UNIVERSITY PARK, Pa. — When it comes to what users share on Twitter, women and users who never attended college voluntarily disclose more personal information than users from other socioeconomic and demographic backgrounds — potentially making these populations more susceptible to online privacy threats, according to a recent study led by the Penn State College of Information Sciences and Technology.
Additionally, the researchers unexpectedly found that neither socioeconomic status nor demographics is a significant predictor of the use of account security features such as two-factor login authentication, and that users from all backgrounds actually shared less personal information than they recalled.
“We didn’t find a strong correlation between people’s stated attitudes and their observed behaviors, which is pretty contradictory to what privacy literature has explained about people’s digital inequality and privacy divide,” said Jooyoung Lee, doctoral student of information sciences and technology and lead author on the research paper.
In the exploratory study, the researchers set out to understand whether socio-demographic factors impact the usage of login verification, a user’s likeliness to share personal information online, and whether topics of self-disclosure vary across socio-demographic groups.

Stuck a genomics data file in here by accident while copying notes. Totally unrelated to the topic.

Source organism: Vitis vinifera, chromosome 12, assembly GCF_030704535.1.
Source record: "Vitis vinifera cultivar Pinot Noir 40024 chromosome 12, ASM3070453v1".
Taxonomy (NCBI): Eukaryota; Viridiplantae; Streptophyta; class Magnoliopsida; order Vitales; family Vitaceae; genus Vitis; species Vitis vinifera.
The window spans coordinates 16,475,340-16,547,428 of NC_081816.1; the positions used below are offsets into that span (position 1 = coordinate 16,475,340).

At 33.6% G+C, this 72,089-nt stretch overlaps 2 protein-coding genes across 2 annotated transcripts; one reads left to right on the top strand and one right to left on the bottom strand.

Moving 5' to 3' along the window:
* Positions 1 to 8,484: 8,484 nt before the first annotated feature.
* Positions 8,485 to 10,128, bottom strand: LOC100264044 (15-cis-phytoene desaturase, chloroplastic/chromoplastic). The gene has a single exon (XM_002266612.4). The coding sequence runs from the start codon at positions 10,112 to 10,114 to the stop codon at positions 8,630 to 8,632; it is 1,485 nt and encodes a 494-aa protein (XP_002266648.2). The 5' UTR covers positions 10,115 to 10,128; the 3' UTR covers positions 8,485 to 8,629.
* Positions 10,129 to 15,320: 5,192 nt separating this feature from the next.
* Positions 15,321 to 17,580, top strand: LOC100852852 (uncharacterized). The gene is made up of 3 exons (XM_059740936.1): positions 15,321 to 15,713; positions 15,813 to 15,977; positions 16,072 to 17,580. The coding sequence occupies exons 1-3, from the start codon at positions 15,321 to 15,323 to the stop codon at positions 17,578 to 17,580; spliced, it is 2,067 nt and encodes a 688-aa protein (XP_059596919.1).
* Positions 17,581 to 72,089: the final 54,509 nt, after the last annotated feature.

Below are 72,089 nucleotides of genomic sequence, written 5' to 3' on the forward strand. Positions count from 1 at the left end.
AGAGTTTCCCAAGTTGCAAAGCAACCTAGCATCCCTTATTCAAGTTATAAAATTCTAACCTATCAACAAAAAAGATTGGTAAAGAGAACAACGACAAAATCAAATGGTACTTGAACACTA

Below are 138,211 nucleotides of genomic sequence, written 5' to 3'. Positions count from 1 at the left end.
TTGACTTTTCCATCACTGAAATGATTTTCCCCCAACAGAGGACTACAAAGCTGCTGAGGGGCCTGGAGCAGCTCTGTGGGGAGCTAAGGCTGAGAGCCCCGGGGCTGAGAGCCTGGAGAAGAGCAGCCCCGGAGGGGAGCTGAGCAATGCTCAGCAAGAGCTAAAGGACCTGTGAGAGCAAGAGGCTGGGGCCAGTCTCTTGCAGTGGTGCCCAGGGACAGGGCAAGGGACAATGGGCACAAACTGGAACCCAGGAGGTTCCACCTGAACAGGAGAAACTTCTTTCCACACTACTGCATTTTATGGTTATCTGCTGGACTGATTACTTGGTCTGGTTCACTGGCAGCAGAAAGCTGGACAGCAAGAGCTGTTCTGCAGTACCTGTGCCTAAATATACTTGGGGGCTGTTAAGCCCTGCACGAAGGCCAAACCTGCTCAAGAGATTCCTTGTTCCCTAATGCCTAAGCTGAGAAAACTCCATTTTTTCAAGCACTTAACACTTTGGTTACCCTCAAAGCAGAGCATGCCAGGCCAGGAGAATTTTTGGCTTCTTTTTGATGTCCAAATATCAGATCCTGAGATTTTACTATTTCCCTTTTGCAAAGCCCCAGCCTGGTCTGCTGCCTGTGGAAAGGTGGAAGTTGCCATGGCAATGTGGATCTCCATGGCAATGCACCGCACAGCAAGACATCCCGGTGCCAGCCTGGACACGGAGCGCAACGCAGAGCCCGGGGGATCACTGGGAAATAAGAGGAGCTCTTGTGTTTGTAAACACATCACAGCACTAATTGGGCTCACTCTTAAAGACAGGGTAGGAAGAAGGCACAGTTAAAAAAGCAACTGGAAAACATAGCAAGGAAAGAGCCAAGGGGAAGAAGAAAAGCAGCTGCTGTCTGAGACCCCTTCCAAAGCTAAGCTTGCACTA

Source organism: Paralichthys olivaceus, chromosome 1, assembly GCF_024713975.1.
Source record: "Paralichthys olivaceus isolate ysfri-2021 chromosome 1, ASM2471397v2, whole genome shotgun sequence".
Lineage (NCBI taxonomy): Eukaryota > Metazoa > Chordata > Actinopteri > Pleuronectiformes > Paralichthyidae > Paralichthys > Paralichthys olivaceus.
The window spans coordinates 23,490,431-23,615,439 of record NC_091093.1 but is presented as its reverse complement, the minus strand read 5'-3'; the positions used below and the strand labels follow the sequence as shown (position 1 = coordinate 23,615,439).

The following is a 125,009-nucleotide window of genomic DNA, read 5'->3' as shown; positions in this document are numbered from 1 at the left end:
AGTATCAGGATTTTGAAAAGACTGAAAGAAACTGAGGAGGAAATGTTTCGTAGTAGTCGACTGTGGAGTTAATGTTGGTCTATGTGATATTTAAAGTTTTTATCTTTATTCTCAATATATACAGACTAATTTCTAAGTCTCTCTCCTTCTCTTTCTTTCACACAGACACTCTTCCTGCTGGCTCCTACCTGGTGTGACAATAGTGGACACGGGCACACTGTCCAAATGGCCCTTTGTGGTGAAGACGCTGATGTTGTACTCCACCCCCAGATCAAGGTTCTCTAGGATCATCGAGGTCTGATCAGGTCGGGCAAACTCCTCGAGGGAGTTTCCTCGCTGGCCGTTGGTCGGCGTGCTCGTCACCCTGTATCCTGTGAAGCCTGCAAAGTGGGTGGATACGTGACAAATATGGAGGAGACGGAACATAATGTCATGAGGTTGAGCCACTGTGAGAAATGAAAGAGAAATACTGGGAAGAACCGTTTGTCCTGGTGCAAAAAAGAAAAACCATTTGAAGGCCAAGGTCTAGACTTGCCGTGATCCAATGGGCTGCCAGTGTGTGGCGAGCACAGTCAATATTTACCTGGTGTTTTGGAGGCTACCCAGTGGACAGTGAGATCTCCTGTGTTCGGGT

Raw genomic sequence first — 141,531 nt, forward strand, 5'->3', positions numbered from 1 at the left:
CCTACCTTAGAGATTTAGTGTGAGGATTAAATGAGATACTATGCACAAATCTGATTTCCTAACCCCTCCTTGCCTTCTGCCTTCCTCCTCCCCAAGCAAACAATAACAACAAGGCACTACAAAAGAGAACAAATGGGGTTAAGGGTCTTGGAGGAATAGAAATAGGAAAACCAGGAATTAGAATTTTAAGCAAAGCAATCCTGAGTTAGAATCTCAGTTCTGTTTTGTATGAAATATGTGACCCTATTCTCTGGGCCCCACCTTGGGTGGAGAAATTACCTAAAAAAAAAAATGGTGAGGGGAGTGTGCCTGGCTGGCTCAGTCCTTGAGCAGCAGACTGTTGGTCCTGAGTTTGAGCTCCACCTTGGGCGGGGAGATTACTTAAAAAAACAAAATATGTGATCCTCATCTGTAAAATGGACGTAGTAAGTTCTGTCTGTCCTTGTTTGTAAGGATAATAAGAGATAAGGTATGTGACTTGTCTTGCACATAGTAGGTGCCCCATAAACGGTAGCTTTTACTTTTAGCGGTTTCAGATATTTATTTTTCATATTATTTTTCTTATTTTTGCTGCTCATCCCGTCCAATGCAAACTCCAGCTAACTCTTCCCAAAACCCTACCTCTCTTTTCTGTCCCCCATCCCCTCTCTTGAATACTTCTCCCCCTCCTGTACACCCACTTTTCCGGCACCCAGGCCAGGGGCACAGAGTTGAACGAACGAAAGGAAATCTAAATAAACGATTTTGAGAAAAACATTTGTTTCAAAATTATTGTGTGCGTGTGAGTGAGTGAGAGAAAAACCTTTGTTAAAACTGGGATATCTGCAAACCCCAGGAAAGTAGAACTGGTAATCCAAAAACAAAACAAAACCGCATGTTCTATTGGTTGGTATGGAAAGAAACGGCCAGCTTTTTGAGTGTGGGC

“There is a robust literature on self-disclosure, but purely data-driven approaches typically don’t allow us access to users’ gender, education, occupation, race and other sensitive information,” said Sarah Rajtmajer, assistant professor of information sciences and technology. “At the same time, there is growing concern about the inequitable distribution of privacy risk amongst different socio-demographic groups with respect to online information sharing. The experimental approach taken in this work allowed us a first attempt to bridge the gap.”
According to Shomir Wilson, assistant professor of information sciences and technology, the researchers were motivated to expand on past work that indicated that people in lower socio-economic brackets had more difficulty understanding online privacy controls.
“The original thing we were expecting to see based on the survey methods and prior work actually didn’t bear out in that we got negative results on the socio-economic status,” said Wilson. “But we got some other results that surprised us and are leading us into next steps.”
The Penn State study is novel in that it explores the contents of personal information in self-disclosure along socio-demographic lines. In prior work, only gender and age variables have been primarily explored.
The researchers surveyed 110 active Twitter users and monitored their posting behaviors in more than 6,900 tweets over the course of a month. Then, using statistical analysis methods, they examined the tweets for mentions of topics in 12 categories of self-disclosure — such as marital status, or location — and labeled which of the categories, if any, the tweet fit.